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Bird's Blog

Poetry, musings, observations, commentary, rants, confessions...and who knows what else!

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Location: San Francisco Bay Area

Teacher, writer, poet, grandmother, lover, wine-drinker, chocolate eater, beach comber, hiker, traveler, Giants fan, San Franciscan. All work on this blog is copyrighted material.

Friday, March 30, 2007

I Am Not Coming To Class Today

My students will not care.
They will revel in the time off. Listen to their IPods. Lay on the beach. Drink beer.

Like Billy Collins, I stand staring out the window this morning.
Billy says that’s what poets do.

I believe him. Who can doubt a Poet Laureate who steals lines from Ferlinghetti
and writes about the trouble with poetry?
Billy says poets stare out windows.
I want to be a poet today, not a teacher.

From my windows, I see

grey and brown tree limbs sprouting small, scarcely noticiable green niblets.
Shy and unassuming, they push their little heads above the moss-covered branches that quiver just a tad in the wind.

I want to burrow past those fresh bumps, taste the dark marrow of those trees on my tongue.

I see

the new garbage man. He wears wraparound sunglasses and his teeth shine as white as the high-quality, 8 ½ x 11 bond paper that rests in the paper tray of my printer waiting for the sharp bite of black ink.

I would like a bite from the garbage man.

In my kitchen, the light filters through the dirty window and screen,
casting gritty, grainy shadows on the counter top
cluttered with smeared banana and the careless trail of oatmeal flakes.

I will not come to class today.

I have odd lines to scribble and scratch in my notebook.
Squiblets and niblets of words to track across the page.
I must watch the sky, as its shades of blue shift and waver in the passing day.

I have dirty windows that need cleaning. I will use amonia and old newspapers.
The smell so sharp, my eyes will sting.
I’ll leave streaks across the glass that refract the light,
sketching strange patterns on the dark cherry wood of my dining room table.

I will not come to class today.
I am entirely too busy.
I have windows to stare through and poetry to write.

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Thursday, March 29, 2007

Child Care and The Pop Media News Analysis

The National Institute of Child Health and Human Development (NICHD) released its study on early childhood day care centers this week, and the pop media is having a field day. Morning DJs and talk-show radio hosts have taken a trauma & drama approach – bemoaning the horrors of day care centers while romanticizing the life of stay-at-home moms and exaggerating and demonizing the normal behaviors of children who indeed must be socialized. Children do not spring forth from the womb with an automatic understanding of the norms and values of the culture to which they are born. Yes, proper behavior is socially-constructed and varies from society to society. And apparently, day-care centers are hopelessly inept at conveying our society’s cultural norms for child behavior.

Clearly then, if day-care centers are so horrific, women should forego work and stay home with the children. Yes, if only women would do their duty and stay home – all would be well.

How about examining the quality of the day care centers instead? The study itself points out some of the benefits of day care, as well as how the high child-to-adult ratio and lack of skilled, trained personnel affects the increase in disruptive behavior.

The study authors suggested that the correlation between center care and problem behaviors could be due to the fact that center-based child care providers often lack the training, as well as the time, to address behavior problems. For example, center-based child care providers may not be able to provide sufficient adult attention or guidance to address problems that may emerge when groups of young children are together, such as how to resolve conflicts over toys or activities.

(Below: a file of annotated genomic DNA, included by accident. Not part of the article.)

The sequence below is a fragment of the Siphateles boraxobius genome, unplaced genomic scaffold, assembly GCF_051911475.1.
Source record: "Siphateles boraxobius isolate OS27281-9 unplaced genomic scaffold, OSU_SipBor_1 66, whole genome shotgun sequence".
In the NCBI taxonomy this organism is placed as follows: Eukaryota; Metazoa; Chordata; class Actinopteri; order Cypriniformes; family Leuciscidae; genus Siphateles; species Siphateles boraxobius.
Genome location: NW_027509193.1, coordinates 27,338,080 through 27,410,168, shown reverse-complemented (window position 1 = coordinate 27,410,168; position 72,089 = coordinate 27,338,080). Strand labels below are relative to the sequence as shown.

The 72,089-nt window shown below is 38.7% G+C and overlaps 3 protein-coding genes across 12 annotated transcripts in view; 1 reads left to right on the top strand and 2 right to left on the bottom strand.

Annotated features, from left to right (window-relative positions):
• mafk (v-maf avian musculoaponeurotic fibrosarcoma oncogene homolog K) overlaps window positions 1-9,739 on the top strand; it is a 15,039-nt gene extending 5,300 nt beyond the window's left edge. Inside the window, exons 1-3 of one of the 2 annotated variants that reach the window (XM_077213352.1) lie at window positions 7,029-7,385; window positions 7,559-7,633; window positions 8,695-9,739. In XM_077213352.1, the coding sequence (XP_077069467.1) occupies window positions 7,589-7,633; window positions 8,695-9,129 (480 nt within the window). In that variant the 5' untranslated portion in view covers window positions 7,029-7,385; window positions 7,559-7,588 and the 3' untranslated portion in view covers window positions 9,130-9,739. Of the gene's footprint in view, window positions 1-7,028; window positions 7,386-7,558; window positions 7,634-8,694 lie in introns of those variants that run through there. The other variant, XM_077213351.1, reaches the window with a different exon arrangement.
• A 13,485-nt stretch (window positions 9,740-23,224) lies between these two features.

Perhaps we should improve the quality of care at day care centers. You know – set higher standards, demand a higher level of training and education for day-care providers, mandate a lower child-to-adult ratio, provide more federal, state, and local funds for quality day-care centers, and pay day-care providers more.

I’ll be the first to admit that my gut instinct tells me that children are better off at home, in the care of a loving parent(s). Of course, there are dangers with that approach as well – the primary care-giver becomes larger than life and there’s no guarantee that a parent is better-equipped to deal with the vagaries of child-rearing than day-care providers (indeed, perhaps on the whole the day-care providers, many of whom have more experience and training than parents, would make superior care-givers – if they weren’t burdened by that high child-to-adult ratio and were paid a wage that allowed them to be financially stable).

I preferred to stay home with my children when possible. With my son, as a single parent, I took a sabbatical from work for the first three months – until financial need drove me back into the workplace. And I’ll admit - though I did often enjoy the leisurely pace of staying home with an infant, I missed the adult world. Later, after I had remarried and my daughter was born, and in consultation with my former husband, I made the choice to stay home with my toddler son and infant daughter. Yes, I stayed home when my children were quite young, for the most part, although they both spent some time first with private babysitters, and then in preschools as I went to school part-time. But my children’s hours in the custody of a care provider who was not a family member were minimal. I should add that my son has always been a behavioral problem and my daughter has not. Yet they spent the same amount of time with day-care providers.

But I was lucky when my children were young. At the time, I was a member of a privileged class – we had ample money to provide a rather high standard of living. Chalk it up to a husband who made big bucks.

Of course, what all the pop news media are missing is a thorough examination of the report. The pop media presents this report with myopic exaggeration, and as such, gives us yet another assault on women (why are we leaving our children in the hands of such horrible caregivers? What on earth is wrong with us? Oh – but I ask: what on earth is wrong with a society that so devalues its children, parents, and the family we cannot or will not provide a high-quality support system for parents and children?).

Yet the supposed scourge of day care centers actually has – according to the study - a minimum effect on our children (the risk of increased behavioral problems is only 1%). And, surprise, surprise, the impact of parents is the key factor in the behavior of children.

The effect was slight, and well within the normal range for healthy children, the researchers found. And as expected, parents’ guidance and their genes had by far the strongest influence on how children behaved.

Perhaps we should: